The third phrase in the twit reads “continuous assault and killing by uniformed men”. This point perhaps captures the most contemporary reality in Nigeria given the many deaths in the land through extra-judicial killings. It was reported recently that a young man, who went to watch a football match, was killed through a police stray bullet. It was also reported recently that a young girl was killed by a police officer in Ajegunle area of Lagos. Also, a medical doctor at LUTH, who just bagged a PhD, was recently shot at Idi-Araba on his way to work. A business man in Festac was also reported to have been shot by unknown men while driving into his house. These are known and reported cases. There are other unknown and therefore unreported cases of indiscriminate killings in the land. Indeed, I do not see how Omotola has breached the law by pointing out a reality that confronts us.
The last point in her now famous twit is “fear and desperation everywhere” which occurs as a consequence of its preceding point, “insecurity”. At the risk of sounding extremist, one can say that one of the problems confronting Nigeria now is insecurity. Nigerians are massacred with a consistency that offends the sensibilities. The latest incident in Zamfara State paints a gloomy picture of the Nigerian condition. In a big way, life has completely lost its sanctity within the body politic. When these incidents happen, they are flimsily reported in the media and the next day, we go about our businesses as if mosquitoes were killed. Here, we are talking about the lives of the citizens of the Federal Republic of Nigeria, those the President and his vice swore to protect. As a result of the foregoing, millions of Nigerians live in fear and febrile anxiety. Given the above scenario, how did Omotola offend the gods in her twit.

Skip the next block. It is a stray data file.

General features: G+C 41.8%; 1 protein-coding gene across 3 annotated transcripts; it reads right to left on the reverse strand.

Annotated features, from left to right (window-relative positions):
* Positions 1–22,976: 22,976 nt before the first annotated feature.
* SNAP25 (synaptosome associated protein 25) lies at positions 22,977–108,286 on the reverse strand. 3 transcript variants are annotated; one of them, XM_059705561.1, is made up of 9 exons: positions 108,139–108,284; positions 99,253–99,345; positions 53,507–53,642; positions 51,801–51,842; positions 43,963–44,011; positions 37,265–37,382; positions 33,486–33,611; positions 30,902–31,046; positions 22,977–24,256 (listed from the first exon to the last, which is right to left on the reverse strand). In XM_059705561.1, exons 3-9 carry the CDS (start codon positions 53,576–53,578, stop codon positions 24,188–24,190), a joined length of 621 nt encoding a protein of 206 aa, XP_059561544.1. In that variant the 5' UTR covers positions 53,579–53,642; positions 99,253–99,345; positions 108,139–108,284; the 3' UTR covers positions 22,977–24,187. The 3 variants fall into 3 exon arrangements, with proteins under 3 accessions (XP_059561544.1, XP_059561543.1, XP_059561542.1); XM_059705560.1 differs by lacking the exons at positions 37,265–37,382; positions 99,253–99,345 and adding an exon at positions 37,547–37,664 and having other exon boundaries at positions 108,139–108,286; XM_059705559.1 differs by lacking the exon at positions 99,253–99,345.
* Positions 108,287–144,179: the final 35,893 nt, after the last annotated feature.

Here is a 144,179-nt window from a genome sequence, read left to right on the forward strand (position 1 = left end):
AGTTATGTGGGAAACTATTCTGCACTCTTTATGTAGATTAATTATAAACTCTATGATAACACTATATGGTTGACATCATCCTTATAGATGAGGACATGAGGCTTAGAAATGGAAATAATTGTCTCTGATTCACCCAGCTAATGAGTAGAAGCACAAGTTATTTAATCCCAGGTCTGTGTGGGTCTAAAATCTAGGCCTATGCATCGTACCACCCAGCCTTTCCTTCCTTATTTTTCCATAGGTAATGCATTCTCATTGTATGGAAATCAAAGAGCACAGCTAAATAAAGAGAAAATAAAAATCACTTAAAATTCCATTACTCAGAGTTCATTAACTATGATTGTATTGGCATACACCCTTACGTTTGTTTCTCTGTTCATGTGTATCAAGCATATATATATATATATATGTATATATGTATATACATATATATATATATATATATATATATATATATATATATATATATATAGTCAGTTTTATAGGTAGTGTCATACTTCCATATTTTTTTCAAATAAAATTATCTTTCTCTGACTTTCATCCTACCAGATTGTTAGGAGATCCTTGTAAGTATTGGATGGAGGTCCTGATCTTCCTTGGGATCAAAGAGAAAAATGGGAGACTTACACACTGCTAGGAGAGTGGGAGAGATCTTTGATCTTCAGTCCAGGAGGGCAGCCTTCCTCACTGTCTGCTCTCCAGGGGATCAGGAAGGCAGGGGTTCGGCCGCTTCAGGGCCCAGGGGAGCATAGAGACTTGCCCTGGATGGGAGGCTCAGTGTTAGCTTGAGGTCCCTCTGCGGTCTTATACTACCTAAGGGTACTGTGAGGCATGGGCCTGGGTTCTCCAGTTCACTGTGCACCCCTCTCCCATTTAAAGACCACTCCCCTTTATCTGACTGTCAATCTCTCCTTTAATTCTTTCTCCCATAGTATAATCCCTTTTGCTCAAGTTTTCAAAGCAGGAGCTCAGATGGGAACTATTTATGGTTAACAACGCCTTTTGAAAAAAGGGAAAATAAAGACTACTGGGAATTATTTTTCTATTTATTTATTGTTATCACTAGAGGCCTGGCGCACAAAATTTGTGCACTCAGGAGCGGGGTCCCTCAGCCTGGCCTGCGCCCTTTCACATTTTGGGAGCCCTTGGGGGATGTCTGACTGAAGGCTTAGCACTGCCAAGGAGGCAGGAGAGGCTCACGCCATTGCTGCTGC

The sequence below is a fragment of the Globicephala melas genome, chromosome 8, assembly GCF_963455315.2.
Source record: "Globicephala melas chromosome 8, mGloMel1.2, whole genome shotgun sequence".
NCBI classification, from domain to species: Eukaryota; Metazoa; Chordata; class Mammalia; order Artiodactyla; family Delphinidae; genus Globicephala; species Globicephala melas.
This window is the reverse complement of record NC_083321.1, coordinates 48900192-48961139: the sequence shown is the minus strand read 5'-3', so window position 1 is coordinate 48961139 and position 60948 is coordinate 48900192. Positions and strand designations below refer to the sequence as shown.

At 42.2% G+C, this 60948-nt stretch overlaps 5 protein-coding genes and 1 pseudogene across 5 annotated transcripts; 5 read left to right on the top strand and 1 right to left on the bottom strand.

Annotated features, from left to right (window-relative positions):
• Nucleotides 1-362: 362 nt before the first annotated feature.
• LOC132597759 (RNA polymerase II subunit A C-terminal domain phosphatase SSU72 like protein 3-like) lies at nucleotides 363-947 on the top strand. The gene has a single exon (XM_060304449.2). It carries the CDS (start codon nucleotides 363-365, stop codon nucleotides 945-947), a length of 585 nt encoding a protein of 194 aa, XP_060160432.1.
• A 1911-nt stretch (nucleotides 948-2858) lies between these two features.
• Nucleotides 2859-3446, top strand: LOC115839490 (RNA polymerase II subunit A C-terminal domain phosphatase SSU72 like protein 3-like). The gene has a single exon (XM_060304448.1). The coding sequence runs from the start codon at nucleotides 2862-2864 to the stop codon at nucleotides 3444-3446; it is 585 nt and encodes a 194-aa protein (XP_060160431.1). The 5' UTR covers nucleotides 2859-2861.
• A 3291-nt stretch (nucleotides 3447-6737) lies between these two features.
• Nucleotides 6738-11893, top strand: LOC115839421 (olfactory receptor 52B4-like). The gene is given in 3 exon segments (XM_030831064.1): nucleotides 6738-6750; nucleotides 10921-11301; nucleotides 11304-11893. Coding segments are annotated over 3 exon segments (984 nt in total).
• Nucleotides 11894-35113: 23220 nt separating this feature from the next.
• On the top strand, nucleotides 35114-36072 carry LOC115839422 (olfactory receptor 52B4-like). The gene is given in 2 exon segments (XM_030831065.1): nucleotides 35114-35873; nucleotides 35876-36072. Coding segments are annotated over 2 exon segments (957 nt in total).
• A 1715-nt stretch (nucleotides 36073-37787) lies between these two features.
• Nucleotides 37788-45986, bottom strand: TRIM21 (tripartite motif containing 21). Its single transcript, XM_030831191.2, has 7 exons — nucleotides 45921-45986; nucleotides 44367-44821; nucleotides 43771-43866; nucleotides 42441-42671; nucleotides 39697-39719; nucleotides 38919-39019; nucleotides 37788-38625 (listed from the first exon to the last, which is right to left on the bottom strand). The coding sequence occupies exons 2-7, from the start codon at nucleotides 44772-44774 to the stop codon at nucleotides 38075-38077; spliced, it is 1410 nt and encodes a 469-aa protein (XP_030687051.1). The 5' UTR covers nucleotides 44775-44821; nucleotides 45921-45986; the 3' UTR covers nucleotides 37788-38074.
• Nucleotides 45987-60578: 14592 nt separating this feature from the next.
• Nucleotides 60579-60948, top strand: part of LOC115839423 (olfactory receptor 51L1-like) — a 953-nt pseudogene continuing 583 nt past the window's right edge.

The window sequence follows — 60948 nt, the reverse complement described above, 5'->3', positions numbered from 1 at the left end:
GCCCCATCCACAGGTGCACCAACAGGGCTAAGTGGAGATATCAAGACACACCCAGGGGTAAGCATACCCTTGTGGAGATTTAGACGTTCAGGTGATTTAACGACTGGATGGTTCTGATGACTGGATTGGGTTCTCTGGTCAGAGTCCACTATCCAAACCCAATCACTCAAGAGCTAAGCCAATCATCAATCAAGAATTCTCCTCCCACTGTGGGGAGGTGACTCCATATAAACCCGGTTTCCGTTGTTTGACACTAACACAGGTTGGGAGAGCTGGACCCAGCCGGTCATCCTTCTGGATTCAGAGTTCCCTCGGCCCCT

I expect the presidency to thank Omotola for her insight, then come up with a reply showing that they are aware of these issues and empathize with Nigerians in all their sufferings. The presidency should responsibly outline their efforts to steer the ship of state in the right direction and ask Nigerians for support since the country belongs to everyone. This is what the presidency ought to do instead of attacking Omotola and in doing so, embarrassing the power structure before the whole world. Omotola has thrown a challenge to the presidency, let them take up the challenge and react positively.
Dr. Adiele writes from Lagos via [email protected]